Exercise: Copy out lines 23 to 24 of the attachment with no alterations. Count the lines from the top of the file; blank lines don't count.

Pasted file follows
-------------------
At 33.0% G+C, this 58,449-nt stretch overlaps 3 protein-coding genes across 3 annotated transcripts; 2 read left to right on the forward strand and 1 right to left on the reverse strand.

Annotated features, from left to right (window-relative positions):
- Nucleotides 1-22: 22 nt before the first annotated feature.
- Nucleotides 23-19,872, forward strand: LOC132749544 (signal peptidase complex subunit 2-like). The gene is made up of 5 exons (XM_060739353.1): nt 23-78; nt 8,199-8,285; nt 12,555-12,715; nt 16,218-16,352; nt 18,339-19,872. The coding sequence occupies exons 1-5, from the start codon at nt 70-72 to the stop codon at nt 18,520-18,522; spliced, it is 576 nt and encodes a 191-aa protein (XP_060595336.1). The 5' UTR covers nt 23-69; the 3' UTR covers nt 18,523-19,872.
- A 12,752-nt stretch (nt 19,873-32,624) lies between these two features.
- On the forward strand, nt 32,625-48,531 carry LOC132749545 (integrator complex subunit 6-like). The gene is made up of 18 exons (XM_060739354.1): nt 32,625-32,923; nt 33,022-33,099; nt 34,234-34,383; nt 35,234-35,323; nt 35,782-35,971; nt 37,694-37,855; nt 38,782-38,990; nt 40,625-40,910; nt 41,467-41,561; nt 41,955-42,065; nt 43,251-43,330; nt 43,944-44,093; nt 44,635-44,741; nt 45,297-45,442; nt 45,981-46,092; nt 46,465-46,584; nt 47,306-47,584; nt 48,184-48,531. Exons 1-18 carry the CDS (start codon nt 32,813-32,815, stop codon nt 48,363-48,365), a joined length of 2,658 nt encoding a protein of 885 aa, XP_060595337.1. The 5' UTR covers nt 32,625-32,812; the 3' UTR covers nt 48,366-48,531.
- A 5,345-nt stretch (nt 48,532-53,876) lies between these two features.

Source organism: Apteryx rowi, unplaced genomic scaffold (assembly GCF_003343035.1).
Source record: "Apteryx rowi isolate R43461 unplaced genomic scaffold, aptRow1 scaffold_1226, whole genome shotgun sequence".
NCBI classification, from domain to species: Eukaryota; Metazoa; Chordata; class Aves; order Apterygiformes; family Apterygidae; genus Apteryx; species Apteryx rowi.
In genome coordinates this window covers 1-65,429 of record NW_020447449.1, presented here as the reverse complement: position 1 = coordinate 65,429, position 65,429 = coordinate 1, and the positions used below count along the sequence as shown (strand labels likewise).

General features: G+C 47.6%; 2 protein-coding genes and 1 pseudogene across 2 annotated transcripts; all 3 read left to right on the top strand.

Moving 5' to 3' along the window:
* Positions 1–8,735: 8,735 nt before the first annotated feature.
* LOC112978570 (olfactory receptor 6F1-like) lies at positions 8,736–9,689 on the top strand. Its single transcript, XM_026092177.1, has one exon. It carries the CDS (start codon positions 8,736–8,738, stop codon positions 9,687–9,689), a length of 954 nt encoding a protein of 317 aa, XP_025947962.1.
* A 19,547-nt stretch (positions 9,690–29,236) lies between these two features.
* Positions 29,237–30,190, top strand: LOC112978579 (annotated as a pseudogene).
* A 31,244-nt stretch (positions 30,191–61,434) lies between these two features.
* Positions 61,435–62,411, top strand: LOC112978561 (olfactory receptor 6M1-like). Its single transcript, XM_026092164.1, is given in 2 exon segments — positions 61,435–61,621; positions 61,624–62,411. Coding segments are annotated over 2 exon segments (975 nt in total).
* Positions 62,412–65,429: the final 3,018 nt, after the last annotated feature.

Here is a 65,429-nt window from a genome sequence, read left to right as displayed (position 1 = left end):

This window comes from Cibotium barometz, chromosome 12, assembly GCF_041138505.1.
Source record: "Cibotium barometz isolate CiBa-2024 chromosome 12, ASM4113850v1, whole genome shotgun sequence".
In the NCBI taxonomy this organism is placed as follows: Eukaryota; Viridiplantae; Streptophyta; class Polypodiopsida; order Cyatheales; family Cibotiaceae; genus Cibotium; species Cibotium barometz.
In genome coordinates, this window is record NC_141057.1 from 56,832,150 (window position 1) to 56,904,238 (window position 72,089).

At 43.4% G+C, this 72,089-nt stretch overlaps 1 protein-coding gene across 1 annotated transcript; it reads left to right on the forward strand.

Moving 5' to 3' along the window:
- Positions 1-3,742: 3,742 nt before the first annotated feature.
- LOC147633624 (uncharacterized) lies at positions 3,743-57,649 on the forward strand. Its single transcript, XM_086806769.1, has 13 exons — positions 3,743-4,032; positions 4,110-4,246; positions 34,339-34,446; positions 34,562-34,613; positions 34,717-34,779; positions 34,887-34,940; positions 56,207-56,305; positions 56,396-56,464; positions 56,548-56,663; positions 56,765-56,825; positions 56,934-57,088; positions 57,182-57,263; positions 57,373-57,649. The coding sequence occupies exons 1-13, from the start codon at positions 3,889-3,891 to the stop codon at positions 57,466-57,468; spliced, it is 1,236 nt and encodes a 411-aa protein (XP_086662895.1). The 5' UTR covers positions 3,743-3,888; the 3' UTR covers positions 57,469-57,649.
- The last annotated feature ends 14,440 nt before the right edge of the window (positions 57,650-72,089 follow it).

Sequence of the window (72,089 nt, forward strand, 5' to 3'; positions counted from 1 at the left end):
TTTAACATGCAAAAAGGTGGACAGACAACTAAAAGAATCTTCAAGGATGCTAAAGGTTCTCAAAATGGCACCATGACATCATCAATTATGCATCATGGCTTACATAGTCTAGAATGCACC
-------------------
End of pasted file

Source record: "Cibotium barometz isolate CiBa-2024 chromosome 12, ASM4113850v1, whole genome shotgun sequence".
In the NCBI taxonomy this organism is placed as follows: Eukaryota; Viridiplantae; Streptophyta; class Polypodiopsida; order Cyatheales; family Cibotiaceae; genus Cibotium; species Cibotium barometz.